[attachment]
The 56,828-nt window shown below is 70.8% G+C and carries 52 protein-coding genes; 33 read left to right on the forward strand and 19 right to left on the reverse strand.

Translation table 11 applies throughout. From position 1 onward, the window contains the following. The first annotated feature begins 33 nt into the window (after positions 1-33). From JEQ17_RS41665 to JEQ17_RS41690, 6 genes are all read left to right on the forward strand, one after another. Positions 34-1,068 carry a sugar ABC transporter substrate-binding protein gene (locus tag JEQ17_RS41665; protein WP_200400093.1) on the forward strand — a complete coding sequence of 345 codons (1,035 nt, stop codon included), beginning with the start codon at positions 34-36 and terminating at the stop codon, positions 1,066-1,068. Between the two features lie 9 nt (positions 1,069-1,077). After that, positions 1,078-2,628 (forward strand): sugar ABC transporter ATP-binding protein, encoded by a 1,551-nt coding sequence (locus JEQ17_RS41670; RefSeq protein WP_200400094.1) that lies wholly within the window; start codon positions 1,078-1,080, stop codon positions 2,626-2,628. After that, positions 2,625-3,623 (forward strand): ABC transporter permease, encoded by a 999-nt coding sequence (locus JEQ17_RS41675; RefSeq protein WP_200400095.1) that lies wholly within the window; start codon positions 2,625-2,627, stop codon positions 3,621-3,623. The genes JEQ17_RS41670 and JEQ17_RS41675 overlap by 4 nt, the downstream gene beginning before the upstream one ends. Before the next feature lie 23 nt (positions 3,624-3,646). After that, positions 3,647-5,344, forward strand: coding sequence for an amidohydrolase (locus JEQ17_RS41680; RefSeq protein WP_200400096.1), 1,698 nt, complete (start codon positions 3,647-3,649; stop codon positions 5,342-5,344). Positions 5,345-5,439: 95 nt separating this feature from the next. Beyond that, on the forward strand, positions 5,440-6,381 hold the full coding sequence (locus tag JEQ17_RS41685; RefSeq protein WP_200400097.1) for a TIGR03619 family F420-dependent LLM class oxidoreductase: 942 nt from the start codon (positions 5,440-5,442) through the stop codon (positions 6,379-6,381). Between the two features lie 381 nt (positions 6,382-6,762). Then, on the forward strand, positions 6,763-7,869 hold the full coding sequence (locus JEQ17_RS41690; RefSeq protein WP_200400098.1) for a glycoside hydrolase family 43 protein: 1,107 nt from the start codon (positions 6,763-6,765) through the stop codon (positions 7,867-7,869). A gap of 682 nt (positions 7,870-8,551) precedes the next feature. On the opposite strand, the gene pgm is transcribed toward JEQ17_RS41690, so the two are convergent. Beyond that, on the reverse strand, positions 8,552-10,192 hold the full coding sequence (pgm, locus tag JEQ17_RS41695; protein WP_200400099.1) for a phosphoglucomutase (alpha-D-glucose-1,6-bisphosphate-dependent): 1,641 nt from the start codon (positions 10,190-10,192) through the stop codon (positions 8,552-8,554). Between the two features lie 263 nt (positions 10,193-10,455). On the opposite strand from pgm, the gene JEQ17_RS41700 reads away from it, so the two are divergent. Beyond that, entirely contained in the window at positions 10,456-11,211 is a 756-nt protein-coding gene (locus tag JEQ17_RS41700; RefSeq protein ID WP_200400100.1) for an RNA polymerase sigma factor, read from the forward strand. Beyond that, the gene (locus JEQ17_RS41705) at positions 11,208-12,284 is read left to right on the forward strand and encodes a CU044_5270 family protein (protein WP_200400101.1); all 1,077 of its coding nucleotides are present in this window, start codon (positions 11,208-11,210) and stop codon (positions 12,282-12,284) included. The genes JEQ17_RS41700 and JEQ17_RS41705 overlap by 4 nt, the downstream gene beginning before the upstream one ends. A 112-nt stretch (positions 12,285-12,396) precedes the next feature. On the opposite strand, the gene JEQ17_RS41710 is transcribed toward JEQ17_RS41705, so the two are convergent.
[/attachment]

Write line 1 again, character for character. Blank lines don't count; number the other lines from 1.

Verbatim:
The 56,828-nt window shown below is 70.8% G+C and carries 52 protein-coding genes; 33 read left to right on the forward strand and 19 right to left on the reverse strand.